Researchers Successfully Steal Passwords Using Wi-Fi Signals

Researchers Successfully Steal Passwords Using Wi-Fi Signals

Just when you thought your home network was safe, researchers have proven you wrong yet again: researchers from the USA and China have shown that it is possible to accurately detect keystrokes using Wi-Fi signals from an ordinary router.

The proof was demonstrated by researchers at Michigan State University and Nanjing University in China. These researchers showed that it was theoretically possible in environments with minimal signal interference to use the disrupts in a router’s Wi-Fi signals to detect the keys someone is pressing on a laptop. Attackers can then use this data to steal passwords.

This isn’t just some theoretical concept: in the past, researchers have shown you can detect a person’s presence and movements in the room using Wi-Fi signals, or even read hand and lip movements using Wi-Fi signals: so the use of Wi-Fi signals to detect physical movement is well-established in scientific circles.

How to Steal Someone’s Password Using their Wi-Fi Signal Data

Researchers demonstrated the proof as part of an experiment called WiKey, where researchers employed off-the-shelf equipment you can purchase from any electronics store. in this case, they used a Lenovo X200 laptop and a TP-Link Wi-Fi router.


The goal was to detect tiny shifts in Wi-Fi signals using the router’s Multiple-Input and Multiple-Output (MIMO) capabilities. These capabilities refer to a set of functions that allow each of the antennas to send multiple Wi-Fi signals across the same radio channel.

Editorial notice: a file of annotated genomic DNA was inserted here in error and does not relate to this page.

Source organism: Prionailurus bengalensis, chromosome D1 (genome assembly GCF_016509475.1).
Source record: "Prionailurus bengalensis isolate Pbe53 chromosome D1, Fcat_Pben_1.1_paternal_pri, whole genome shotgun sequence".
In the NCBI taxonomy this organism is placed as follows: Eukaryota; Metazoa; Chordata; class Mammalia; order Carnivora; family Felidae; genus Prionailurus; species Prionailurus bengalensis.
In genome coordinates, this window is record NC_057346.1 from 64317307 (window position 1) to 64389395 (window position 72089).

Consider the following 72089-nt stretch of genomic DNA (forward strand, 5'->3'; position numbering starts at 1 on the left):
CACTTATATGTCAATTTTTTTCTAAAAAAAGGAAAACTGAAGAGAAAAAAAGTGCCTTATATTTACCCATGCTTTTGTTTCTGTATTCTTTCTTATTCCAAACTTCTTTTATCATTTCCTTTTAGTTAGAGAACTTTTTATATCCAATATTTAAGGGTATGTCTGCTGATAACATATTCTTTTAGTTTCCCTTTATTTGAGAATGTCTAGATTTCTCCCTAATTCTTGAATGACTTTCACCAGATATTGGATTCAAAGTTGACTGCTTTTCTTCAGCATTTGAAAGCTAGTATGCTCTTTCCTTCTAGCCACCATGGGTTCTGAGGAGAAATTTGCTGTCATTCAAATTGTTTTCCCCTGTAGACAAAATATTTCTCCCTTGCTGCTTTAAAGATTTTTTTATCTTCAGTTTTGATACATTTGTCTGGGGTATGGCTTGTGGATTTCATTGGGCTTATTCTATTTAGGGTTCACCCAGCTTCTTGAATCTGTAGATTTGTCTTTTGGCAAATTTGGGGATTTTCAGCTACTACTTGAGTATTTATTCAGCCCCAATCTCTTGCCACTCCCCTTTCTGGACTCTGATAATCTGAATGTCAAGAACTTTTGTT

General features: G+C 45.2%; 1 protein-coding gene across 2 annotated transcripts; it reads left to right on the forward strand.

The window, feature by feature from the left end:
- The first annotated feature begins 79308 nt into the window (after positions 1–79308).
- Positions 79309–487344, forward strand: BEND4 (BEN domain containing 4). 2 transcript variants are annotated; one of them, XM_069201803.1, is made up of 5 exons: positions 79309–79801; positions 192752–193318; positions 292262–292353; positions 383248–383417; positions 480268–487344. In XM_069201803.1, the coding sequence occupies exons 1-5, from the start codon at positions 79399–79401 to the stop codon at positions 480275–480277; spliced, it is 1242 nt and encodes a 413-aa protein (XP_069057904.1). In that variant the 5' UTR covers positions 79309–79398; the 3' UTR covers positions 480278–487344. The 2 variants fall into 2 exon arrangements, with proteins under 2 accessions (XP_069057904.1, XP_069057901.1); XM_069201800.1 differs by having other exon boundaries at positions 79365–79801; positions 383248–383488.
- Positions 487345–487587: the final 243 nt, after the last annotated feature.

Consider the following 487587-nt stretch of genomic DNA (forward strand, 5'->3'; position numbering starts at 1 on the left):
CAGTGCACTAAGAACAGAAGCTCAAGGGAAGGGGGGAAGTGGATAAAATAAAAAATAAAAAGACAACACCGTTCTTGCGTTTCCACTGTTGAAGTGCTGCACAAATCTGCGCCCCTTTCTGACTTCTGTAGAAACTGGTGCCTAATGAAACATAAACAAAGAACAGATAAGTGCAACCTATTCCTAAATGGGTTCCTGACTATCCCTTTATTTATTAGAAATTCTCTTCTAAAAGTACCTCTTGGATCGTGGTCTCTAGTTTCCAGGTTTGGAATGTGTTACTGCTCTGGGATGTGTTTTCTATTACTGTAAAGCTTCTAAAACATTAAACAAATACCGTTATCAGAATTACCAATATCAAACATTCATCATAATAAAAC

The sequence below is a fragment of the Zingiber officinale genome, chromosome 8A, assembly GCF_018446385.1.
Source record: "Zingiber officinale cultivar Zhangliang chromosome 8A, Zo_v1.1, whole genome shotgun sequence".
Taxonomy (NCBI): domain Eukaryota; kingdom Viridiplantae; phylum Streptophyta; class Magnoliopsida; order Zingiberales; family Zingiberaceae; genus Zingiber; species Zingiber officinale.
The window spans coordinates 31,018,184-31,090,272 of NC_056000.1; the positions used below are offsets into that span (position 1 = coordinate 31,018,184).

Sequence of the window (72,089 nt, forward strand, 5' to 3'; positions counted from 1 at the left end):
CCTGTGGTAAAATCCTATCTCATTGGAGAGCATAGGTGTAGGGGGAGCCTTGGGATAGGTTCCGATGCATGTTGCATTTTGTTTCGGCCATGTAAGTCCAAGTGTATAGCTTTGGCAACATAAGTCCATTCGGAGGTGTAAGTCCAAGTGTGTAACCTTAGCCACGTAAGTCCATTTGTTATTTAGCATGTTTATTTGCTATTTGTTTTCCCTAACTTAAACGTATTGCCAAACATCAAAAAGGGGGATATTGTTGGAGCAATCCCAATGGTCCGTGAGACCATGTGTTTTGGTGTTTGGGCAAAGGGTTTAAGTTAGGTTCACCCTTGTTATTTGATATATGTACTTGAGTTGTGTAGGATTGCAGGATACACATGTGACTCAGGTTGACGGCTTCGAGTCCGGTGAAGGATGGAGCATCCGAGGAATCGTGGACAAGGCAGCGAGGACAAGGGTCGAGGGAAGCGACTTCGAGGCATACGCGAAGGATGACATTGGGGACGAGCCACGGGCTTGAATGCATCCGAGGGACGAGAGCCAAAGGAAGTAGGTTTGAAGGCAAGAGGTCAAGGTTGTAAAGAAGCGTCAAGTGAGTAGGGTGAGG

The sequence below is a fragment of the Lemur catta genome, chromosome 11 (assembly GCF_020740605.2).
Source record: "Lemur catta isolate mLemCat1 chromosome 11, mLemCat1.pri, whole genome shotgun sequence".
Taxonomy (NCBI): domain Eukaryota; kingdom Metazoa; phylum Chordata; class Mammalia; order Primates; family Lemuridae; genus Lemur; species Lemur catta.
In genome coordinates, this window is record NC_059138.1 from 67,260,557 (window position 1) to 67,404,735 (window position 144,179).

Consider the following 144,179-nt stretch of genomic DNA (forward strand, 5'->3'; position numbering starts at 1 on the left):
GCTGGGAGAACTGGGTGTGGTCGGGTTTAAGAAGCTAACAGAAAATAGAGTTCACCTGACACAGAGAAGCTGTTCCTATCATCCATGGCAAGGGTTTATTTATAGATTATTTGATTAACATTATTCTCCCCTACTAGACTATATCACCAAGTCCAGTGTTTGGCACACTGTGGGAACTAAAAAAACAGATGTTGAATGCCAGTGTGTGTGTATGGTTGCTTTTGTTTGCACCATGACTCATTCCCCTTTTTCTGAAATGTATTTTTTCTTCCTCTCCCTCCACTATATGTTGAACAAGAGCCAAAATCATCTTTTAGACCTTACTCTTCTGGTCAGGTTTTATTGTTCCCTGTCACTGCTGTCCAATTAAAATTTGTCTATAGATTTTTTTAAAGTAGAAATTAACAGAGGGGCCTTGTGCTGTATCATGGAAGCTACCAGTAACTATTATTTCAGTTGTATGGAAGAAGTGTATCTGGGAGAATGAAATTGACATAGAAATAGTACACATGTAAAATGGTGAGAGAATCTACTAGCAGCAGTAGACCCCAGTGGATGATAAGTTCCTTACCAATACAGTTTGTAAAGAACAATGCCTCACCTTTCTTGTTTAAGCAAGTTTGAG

Basically, researchers used these multiple Wi-Fi signals like a scanner, sweeping the room to create a virtual map of the interior. That’s why this procedure only works in small rooms with minimal movement and no human presence (or at least no moving human presence).

Then, once someone enters the room, researchers are able to monitor small shifts in the movements of their hands, fingers, and keys.

Just because you can detect hand motions doesn’t necessarily mean which keys they’re pressing – or does it? Researchers actually did this with up to a 97% accuracy rate: when your fingers reach to press a certain key, they move in a unique formation and direction. Researchers were able to build an algorithm that detected these movements with a 77% to 97.5% accuracy rate.

Up to 97.5% Accuracy Rate

The accuracy rate was much higher when researchers were tracking a slow-typing user in an environment with little other movement.

In environments with lots of movement and a fast typing speed, that accuracy dropped significantly to 77.43% – although that’s still a high enough accuracy rate to at least make an intelligent guess about someone’s password.

Think about your password. If someone knew 75% of it, could they make a reasonable guess about the rest of it? What about 80%? 90%? Unless your password looks like fas9j#$%342, the answer is “probably”.

How It Could Work in the Real World

As far as we know, nobody actually uses this technique in the real world.

However, if they did use this system in the real world, it would be fraught with problems. First, it doesn’t work if there are 2 or 3 other people in the room near the individual being targeted. WiKey can’t distinguish between targets.

Nevertheless, researchers have demonstrated that it’s certainly possible for such attacks to take place – and that’s scary enough.

You can view the entire research paper here. It’s called Keystroke Recognition Using WiFi Signals.

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